Stenosis is usually a degenerative process in which the spinal canal narrows, causing compression of the spinal cord and nerve roots. Through wear and tear with aging, bony ridges (osteophytes) develop on the vertebral bodies adjacent to the areas of motion at the intervertebral discs.
Symptoms: Symptoms and the mechanisms which produce them are similar to those associated with disc herniation; however, the two processes are fundamentally different in that disc herniation is an acute event, while stenosis is a chronic, slowly progressive process, which may be punctuated by episodes of worsening. Patients may have symptoms of radiculopathy; usually manifested as shooting pain into the extremities associated with focal numbness or weakness in the distribution of a particular nerve root. In addition, patients may also present with cervical spondylotic myelopathy. (CSM).
Diagnosis:Plain x-rays of the cervical spine reveal osteophytes at the involved level, loss of disc height, and often a narrow spinal canal. Some degree of spondylotic change is seen in 25-50 percent of the population over the age of 50, and in 75 percent of people over 75. A patient's individual clinical profile must be assessed carefully to determine which symptoms may be caused by spondylosis.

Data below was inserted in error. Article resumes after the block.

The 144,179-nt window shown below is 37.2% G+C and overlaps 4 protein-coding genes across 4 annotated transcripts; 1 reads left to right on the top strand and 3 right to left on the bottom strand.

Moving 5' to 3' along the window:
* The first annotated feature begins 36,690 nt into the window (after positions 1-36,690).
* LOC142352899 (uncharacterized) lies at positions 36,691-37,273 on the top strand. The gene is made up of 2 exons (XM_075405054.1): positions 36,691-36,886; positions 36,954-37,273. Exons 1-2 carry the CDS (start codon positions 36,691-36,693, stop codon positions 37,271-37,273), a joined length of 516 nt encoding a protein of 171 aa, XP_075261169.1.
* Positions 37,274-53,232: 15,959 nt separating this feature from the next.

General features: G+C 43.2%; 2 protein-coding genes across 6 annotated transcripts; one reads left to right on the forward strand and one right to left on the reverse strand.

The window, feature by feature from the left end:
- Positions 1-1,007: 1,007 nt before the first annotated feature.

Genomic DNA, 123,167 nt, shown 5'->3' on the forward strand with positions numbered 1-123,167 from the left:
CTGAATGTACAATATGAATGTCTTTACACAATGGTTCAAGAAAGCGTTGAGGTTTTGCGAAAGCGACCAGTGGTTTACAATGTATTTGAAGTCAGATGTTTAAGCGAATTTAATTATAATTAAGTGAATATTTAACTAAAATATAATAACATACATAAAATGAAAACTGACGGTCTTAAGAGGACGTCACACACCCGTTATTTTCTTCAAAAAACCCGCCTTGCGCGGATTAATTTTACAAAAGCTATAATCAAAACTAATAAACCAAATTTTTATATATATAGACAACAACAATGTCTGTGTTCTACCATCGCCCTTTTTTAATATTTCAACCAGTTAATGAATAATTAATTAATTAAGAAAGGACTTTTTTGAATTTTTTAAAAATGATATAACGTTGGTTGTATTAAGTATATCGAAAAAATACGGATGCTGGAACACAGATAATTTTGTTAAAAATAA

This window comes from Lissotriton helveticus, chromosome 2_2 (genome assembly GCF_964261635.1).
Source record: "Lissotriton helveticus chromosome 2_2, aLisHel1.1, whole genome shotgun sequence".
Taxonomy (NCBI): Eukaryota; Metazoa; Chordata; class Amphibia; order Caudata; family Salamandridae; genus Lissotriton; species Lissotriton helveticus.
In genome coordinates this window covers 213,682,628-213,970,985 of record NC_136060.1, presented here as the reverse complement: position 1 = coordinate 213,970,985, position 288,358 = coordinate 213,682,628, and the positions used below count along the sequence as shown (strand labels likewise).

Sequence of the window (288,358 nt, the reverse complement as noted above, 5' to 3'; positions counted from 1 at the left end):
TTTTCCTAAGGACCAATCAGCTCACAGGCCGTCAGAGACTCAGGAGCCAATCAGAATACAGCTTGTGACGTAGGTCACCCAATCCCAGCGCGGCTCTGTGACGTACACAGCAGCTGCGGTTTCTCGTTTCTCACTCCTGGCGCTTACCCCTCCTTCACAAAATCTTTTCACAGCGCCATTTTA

MRI examination gives information about the structure of the cervical spine with respect to the soft tissues. Therefore, it gives good information regarding compression of the spinal cord and nerve roots. Myelogram/CT reveals all of these conditions plus it gives information about the bony anatomy of the region.
Treatment: Unlike patients with cervical disc herniation, most patients with spondylotic myelopathy do not improve with nonoperative treatment, because of the progressive degenerative nature of spondylotic disease. Patients treated nonoperatively must be followed closely for worsening of myelopathy. The surgical options are anterior or posterior decompression. Anterior approaches are similar to those described for herniated cervical disc and may be performed at multiple levels as appropriate.
Alternatively, the entire vertebral body may be removed (corpectomy) between adjacent levels of spondylosis, or several bodies may be removed. A bone graft is placed for fusion. To reinforce long grafts, a plate and screws are usually placed.
Posterior decompression involves a laminectomy at the affected levels, and may or may not require a fusion with metal constructs. Most surgeons today would probably prefer an anterior procedure when feasible.
For more information about spine related conditions and treatments, visit the UCLA Spine Center at at spinecenter.ucla.edu.